Past meets present: Design thinking in manufacturing
Design thinking in manufacturing sounds like an oxymoron. How could human-centered design ever find its place in an industry focused on increasing volume and maximizing efficiency? Square peg, round hole, right?
Not so fast.
We’re all at least a little familiar with the old school product development formula:
- The CEO requests something new in response to slowing sales
- Teams organize focus groups to see what the people want
- Strategic plans inform product development
- Unveil the new product
It’s simple, right? But it’s not all rainbows and butterflies. There’s one big problem with this formula, and it starts with the focus group.
Sure, focus groups seem like easy, effective ways to learn more about customers. But in reality, focus group feedback relies on what people say they do, not what they actually do, meaning these insights fall a little flat.
Truth be told, focus groups offer very little—if any—insight into how people actually use or feel about a product. Since the information gathered in traditional focus groups rarely uncover customers’ deepest needs or desires, product improvements continually falling short of meaningful innovation.
The difference design thinking makes
On the flip side, design thinking places its greatest emphasis on getting to know people and their behaviors. Design thinkers empathize with people by identifying and understanding pain points that uncover opportunities to better meet their often unspoken needs.
This process allows companies both large and small to discover ways to drive innovation and deliver true value to individuals. Product development becomes driven by the very people who intend to use the products.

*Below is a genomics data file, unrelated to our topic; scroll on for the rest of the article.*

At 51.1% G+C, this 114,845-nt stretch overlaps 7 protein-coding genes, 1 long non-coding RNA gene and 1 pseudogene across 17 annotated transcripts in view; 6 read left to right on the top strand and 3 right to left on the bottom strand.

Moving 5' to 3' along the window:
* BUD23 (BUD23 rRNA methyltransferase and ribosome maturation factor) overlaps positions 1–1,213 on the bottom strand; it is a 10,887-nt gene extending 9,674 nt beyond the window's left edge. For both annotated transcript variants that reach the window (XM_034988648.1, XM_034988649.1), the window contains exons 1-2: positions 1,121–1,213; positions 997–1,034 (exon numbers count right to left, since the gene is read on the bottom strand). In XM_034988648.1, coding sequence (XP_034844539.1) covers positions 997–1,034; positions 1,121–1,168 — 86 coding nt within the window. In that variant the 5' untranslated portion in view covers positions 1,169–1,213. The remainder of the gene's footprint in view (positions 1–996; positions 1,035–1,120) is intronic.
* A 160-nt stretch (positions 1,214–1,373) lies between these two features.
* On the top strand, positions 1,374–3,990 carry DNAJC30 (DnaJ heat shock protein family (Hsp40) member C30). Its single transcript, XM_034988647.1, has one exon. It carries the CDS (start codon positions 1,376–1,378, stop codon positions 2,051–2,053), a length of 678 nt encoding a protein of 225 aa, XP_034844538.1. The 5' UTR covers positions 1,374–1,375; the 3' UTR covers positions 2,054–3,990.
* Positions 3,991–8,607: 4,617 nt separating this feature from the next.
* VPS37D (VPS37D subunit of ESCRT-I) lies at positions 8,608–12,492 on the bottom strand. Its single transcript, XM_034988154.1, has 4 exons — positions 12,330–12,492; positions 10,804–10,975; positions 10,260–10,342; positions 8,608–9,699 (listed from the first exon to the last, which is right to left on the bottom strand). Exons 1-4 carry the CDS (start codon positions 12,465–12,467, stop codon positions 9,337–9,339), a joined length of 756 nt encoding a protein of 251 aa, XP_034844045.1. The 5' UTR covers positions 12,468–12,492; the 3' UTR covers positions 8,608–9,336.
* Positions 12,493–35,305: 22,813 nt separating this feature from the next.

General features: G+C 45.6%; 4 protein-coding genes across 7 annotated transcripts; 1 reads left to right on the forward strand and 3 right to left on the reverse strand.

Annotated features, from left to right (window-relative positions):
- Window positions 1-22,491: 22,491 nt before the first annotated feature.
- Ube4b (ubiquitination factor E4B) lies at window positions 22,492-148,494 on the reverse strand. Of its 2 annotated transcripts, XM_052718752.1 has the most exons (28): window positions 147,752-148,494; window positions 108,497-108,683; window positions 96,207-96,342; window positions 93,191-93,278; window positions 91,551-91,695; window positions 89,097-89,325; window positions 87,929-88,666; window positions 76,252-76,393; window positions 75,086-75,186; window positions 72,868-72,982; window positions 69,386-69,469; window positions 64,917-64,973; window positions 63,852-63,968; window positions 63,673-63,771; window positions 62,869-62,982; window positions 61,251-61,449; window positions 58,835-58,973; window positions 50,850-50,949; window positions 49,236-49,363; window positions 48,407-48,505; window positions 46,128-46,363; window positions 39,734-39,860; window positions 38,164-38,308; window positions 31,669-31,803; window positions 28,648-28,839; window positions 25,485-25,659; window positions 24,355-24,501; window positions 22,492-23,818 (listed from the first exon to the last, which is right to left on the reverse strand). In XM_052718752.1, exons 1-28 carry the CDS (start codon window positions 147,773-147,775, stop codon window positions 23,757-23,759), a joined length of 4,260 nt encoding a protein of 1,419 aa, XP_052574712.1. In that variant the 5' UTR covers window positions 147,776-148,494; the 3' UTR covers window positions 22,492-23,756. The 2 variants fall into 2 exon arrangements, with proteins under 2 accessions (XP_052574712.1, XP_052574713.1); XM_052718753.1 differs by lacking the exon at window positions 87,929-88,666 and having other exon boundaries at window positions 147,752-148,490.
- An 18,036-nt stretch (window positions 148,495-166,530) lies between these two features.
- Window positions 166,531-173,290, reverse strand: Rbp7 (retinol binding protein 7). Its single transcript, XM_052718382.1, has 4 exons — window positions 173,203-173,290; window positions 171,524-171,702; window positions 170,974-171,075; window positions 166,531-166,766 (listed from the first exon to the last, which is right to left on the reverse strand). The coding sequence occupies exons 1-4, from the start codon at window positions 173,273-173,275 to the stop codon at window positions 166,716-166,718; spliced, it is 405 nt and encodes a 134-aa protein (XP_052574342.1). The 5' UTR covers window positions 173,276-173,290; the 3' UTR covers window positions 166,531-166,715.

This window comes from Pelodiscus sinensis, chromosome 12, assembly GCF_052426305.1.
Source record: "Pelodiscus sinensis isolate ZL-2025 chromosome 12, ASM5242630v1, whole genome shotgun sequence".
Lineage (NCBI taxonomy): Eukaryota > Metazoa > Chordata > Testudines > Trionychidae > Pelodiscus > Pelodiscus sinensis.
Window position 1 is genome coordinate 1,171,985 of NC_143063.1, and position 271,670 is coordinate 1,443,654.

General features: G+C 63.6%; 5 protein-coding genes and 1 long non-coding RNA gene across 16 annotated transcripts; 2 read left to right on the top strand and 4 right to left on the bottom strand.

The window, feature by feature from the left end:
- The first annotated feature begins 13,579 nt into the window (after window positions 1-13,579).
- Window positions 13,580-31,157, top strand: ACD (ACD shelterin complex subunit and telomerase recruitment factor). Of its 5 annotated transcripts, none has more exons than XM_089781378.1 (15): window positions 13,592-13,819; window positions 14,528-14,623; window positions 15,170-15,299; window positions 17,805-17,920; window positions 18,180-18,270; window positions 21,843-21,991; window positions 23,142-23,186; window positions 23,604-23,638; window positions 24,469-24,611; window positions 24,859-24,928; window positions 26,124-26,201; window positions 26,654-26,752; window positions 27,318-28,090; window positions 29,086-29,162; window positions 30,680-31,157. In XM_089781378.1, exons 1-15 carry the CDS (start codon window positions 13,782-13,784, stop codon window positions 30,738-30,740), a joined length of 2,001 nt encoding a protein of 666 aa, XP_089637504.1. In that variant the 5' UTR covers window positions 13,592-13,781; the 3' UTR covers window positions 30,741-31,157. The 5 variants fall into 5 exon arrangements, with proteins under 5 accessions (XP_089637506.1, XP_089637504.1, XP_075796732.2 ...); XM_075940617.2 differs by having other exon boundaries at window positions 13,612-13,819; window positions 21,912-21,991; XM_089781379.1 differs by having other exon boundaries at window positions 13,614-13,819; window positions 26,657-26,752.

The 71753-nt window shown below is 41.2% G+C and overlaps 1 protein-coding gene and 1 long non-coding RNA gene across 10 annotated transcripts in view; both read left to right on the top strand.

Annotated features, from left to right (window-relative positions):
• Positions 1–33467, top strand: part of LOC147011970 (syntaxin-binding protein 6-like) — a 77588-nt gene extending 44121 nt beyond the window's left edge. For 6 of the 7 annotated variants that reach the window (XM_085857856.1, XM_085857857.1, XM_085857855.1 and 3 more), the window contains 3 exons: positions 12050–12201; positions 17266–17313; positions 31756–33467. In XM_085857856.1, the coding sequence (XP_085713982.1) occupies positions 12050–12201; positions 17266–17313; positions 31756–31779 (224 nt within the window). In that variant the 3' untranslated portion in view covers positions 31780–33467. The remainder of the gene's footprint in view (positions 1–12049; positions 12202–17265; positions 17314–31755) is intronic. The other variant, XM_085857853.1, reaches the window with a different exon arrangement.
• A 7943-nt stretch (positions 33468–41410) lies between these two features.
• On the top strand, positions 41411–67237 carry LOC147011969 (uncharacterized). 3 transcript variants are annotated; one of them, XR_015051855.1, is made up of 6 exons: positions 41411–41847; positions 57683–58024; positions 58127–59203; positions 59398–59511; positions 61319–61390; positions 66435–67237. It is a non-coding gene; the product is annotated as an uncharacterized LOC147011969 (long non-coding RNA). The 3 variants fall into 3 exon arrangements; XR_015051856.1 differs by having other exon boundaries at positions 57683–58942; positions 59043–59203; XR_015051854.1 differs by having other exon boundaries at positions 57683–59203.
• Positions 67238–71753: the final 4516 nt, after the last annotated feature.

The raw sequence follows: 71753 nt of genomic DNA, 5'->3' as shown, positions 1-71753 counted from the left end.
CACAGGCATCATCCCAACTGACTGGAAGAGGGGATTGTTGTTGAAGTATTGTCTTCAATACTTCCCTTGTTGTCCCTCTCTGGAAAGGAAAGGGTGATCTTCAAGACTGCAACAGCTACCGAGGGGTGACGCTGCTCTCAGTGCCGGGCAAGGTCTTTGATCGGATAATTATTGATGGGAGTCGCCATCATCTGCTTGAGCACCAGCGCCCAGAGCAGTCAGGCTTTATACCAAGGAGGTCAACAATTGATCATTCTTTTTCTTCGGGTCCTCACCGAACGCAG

Finding the balance
Observation is only one third of the design thinking equation. Additional steps of prototyping, testing, and iteration challenge designers to develop useful, financially sound, and practical solutions.
Business leaders who leverage design thinking are not only able to uncover customer desires, they are also able to find solutions that make sense—financially and in terms of the resources available to them. For manufacturing companies, this means user acceptance is just the tip of the design thinking iceberg.
Design thinkers have the potential to deliver massive time and cost savings for manufacturing companies. Thanks to this unique approach, business leaders can quickly recognize unviable ideas or products that could drain funds or time and redirect these resources to more worthwhile projects. Design thinking opens up a world of possibilities for improvement by removing unnecessary processes and creating efficiency.
And it doesn’t hurt that design thinkers are a little different. They think outside the box. A team of creative, problem-solvers offers any company the means to navigate the organizational, marketing, and product development challenges that could otherwise mean disaster.
The manufacturer’s best friend
At face value, design thinking appears to have limited potential in the world of manufacturing. Yet as we dive deeper, design thinking reveals itself as even more meaningful than the traditional methods upon which the manufacturing industry was built.
Where traditional product development techniques fall short of true innovation, design thinking succeeds, making the design thinking toolkit one of the most meaningful investments a manufacturer can make.